Obama R&D spending plan doesn't beat inflation

White House's $3.8 trillion budget plan doesn't include a goal for building exascale supercomputers

WASHINGTON - President Barack Obama's federal budget, released Wednesday, calls for increases in federal research and development spending. The overall spending increase, though shows a decline when adjusted for inflation.

The White House has proposed a $3.8 trillion budget for the 2014 fiscal year, which begins Oct. 1.

This budget plan would set aside $142.8 billion for federal R&D programs, an increase of $1.9 billion. or 1.3%, from fiscal 2012. The current U.S. fiscal year, 2013, is being funded under a series of continuing resolutions because a budget was never formally adopted.

With inflation between 2012 and 2014 expected to be in the range of 4.0%, "we have to admit a decline in real terms over this period," said John Holdren, director of the White House Office of Science and Technology Policy, at a briefing today. "But it's a small decline and it represents a continuing strong commitment from the President and from this administration,"

China is expected to exceed the U.S. in R&D spending in about 10 years, according to Battelle, a research and technology development company.

Federal R&D operations cover a wide range of scientific interests, including health, cybersecurity and supercomputing.

China and Europe are investing heavily in building supercomputers -- China is expected to deliver two 100 petaflop machines in 2015, said Earl Joseph, an analyst at IDC.

A petaflop is 1,000 trillion (one quadrillion) sustained floating point operations per second, and the next big leap, exascale is 1,000 petaflops.

"I think China is definitely going to leapfrog us in 2015," said Joseph, who said he wouldn't be surprised if China delivered a 100 petaflop system by the end of 2014.

The most powerful system today, called Titan, is a Cray system installed at Oak Ridge National Lab and is capable of nearly 18 petaflops.

Holdren said the U.S. Dept. of Energy's budget plan calls for increased spending on high performance computing research, but "does not set a goal for [building] exascale" systems.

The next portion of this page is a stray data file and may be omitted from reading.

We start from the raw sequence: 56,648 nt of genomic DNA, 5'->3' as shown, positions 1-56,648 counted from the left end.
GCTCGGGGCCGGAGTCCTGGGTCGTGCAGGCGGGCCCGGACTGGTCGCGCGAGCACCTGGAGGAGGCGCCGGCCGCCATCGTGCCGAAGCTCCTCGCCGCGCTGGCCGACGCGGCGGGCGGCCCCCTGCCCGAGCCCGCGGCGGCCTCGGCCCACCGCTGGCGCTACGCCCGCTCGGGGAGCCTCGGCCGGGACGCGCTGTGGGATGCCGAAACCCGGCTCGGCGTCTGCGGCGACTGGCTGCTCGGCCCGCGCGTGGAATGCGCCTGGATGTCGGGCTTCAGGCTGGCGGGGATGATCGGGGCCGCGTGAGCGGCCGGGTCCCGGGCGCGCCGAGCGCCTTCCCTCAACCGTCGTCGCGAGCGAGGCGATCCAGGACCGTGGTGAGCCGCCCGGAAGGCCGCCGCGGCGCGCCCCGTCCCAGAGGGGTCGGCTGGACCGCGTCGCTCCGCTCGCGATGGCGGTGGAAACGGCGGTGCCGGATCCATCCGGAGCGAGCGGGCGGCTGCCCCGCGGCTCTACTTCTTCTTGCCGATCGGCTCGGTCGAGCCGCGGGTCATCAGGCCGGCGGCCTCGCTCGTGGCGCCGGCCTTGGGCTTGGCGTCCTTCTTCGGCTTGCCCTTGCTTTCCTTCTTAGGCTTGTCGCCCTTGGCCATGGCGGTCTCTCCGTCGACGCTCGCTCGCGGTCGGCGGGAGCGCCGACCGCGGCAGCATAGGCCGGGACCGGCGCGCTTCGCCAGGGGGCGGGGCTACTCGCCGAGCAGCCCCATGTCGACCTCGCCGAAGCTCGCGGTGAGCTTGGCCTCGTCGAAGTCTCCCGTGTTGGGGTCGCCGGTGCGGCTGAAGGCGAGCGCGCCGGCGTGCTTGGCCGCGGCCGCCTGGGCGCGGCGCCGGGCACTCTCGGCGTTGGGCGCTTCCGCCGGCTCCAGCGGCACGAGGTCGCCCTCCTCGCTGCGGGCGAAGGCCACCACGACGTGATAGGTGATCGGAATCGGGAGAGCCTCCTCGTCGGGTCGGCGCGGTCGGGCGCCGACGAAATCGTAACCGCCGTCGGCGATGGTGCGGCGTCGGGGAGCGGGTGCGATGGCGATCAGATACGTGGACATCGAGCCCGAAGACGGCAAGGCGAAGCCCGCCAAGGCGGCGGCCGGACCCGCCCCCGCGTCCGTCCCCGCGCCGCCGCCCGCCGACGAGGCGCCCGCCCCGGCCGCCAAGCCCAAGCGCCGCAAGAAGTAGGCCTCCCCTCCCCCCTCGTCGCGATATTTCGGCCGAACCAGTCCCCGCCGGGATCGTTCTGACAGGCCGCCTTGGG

China's push is important because it is learning how to design high-end machines from the processor level on up, said Joseph. "Five to 10 years down the road, they could take leadership in that," he added.

U.S. work on high performance computing technology has been hurt by budget disputes between Congress and the White House in recent years.

Every decade, compute power has double in alignment with Moore's Law. The power of supercomputing has followed a similar path. Following that target, an exascale system might have been possible in the 2018 timeframe. The petaflop barrier was broken in 2008.

Exascale development, however, poses unique challenges because of the enormous amount power such a system would likely need.

That challenge is driving a re-thinking of all aspects of systems development. But because of funding uncertainty, federal officials have said that an exascale system may not be developed in the U.S. until 2022..

The Energy Dept. funds the largest systems. The Obama proposal calls for a 6% increase the department's advance scientific research program, and a 4.2% increase for networking and information technology R&D.

Holdren said the "adverse impacts of the sequester" are already being felt in R&D projects. If the proposed 2014 budget is enacted, the sequester woes would be "replaced with a much more sensible well thought out approach to balanced deficit reduction."

Patrick Thibodeau covers SaaS and enterprise applications, outsourcing, government IT policies, data centers and IT workforce issues for Computerworld. Follow Patrick on Twitter at @DCgov, or subscribe to Patrick's RSS feed . His e-mail address is pthibodeau@computerworld.com.

Copyright © 2013 IDG Communications, Inc.

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